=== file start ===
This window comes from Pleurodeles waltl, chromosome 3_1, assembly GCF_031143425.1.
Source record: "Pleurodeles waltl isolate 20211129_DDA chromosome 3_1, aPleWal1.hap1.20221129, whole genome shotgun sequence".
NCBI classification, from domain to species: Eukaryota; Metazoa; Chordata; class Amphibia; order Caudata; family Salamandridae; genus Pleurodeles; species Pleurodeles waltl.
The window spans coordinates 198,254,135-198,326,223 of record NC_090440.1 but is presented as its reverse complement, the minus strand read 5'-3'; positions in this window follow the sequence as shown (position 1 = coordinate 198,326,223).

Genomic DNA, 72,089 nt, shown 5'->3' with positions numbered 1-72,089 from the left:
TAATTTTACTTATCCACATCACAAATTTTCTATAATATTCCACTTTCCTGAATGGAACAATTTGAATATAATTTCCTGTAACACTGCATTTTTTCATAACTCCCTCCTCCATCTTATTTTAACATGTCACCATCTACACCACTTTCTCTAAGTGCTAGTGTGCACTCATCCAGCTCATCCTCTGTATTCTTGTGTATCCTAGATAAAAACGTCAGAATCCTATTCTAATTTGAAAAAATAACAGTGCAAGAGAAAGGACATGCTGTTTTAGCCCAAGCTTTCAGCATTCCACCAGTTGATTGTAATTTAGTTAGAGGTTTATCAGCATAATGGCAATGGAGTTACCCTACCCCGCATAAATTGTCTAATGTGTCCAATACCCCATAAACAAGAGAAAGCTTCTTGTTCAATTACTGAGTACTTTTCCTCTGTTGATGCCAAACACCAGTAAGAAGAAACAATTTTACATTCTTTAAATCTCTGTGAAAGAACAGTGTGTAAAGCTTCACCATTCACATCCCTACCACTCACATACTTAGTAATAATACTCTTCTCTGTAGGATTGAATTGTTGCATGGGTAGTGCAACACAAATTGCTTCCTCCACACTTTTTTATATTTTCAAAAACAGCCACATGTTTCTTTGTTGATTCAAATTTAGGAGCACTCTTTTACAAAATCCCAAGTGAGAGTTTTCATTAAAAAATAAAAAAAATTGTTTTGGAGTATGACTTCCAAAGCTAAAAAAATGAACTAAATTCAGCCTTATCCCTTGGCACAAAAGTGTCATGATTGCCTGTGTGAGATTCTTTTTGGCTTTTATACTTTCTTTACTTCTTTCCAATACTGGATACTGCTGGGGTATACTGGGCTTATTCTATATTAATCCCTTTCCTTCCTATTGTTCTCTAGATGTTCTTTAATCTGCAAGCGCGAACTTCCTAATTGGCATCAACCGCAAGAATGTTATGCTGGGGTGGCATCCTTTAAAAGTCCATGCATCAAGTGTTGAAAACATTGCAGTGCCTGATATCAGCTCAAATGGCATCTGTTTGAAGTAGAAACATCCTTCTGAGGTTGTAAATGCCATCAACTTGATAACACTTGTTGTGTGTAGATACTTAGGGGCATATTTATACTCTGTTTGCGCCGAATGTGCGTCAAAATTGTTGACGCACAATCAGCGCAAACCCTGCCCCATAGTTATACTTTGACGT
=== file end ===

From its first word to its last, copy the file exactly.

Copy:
This window comes from Pleurodeles waltl, chromosome 3_1, assembly GCF_031143425.1.
Source record: "Pleurodeles waltl isolate 20211129_DDA chromosome 3_1, aPleWal1.hap1.20221129, whole genome shotgun sequence".
NCBI classification, from domain to species: Eukaryota; Metazoa; Chordata; class Amphibia; order Caudata; family Salamandridae; genus Pleurodeles; species Pleurodeles waltl.
The window spans coordinates 198,254,135-198,326,223 of record NC_090440.1 but is presented as its reverse complement, the minus strand read 5'-3'; positions in this window follow the sequence as shown (position 1 = coordinate 198,326,223).

Genomic DNA, 72,089 nt, shown 5'->3' with positions numbered 1-72,089 from the left:
TAATTTTACTTATCCACATCACAAATTTTCTATAATATTCCACTTTCCTGAATGGAACAATTTGAATATAATTTCCTGTAACACTGCATTTTTTCATAACTCCCTCCTCCATCTTATTTTAACATGTCACCATCTACACCACTTTCTCTAAGTGCTAGTGTGCACTCATCCAGCTCATCCTCTGTATTCTTGTGTATCCTAGATAAAAACGTCAGAATCCTATTCTAATTTGAAAAAATAACAGTGCAAGAGAAAGGACATGCTGTTTTAGCCCAAGCTTTCAGCATTCCACCAGTTGATTGTAATTTAGTTAGAGGTTTATCAGCATAATGGCAATGGAGTTACCCTACCCCGCATAAATTGTCTAATGTGTCCAATACCCCATAAACAAGAGAAAGCTTCTTGTTCAATTACTGAGTACTTTTCCTCTGTTGATGCCAAACACCAGTAAGAAGAAACAATTTTACATTCTTTAAATCTCTGTGAAAGAACAGTGTGTAAAGCTTCACCATTCACATCCCTACCACTCACATACTTAGTAATAATACTCTTCTCTGTAGGATTGAATTGTTGCATGGGTAGTGCAACACAAATTGCTTCCTCCACACTTTTTTATATTTTCAAAAACAGCCACATGTTTCTTTGTTGATTCAAATTTAGGAGCACTCTTTTACAAAATCCCAAGTGAGAGTTTTCATTAAAAAATAAAAAAAATTGTTTTGGAGTATGACTTCCAAAGCTAAAAAAATGAACTAAATTCAGCCTTATCCCTTGGCACAAAAGTGTCATGATTGCCTGTGTGAGATTCTTTTTGGCTTTTATACTTTCTTTACTTCTTTCCAATACTGGATACTGCTGGGGTATACTGGGCTTATTCTATATTAATCCCTTTCCTTCCTATTGTTCTCTAGATGTTCTTTAATCTGCAAGCGCGAACTTCCTAATTGGCATCAACCGCAAGAATGTTATGCTGGGGTGGCATCCTTTAAAAGTCCATGCATCAAGTGTTGAAAACATTGCAGTGCCTGATATCAGCTCAAATGGCATCTGTTTGAAGTAGAAACATCCTTCTGAGGTTGTAAATGCCATCAACTTGATAACACTTGTTGTGTGTAGATACTTAGGGGCATATTTATACTCTGTTTGCGCCGAATGTGCGTCAAAATTGTTGACGCACAATCAGCGCAAACCCTGCCCCATAGTTATACTTTGACGT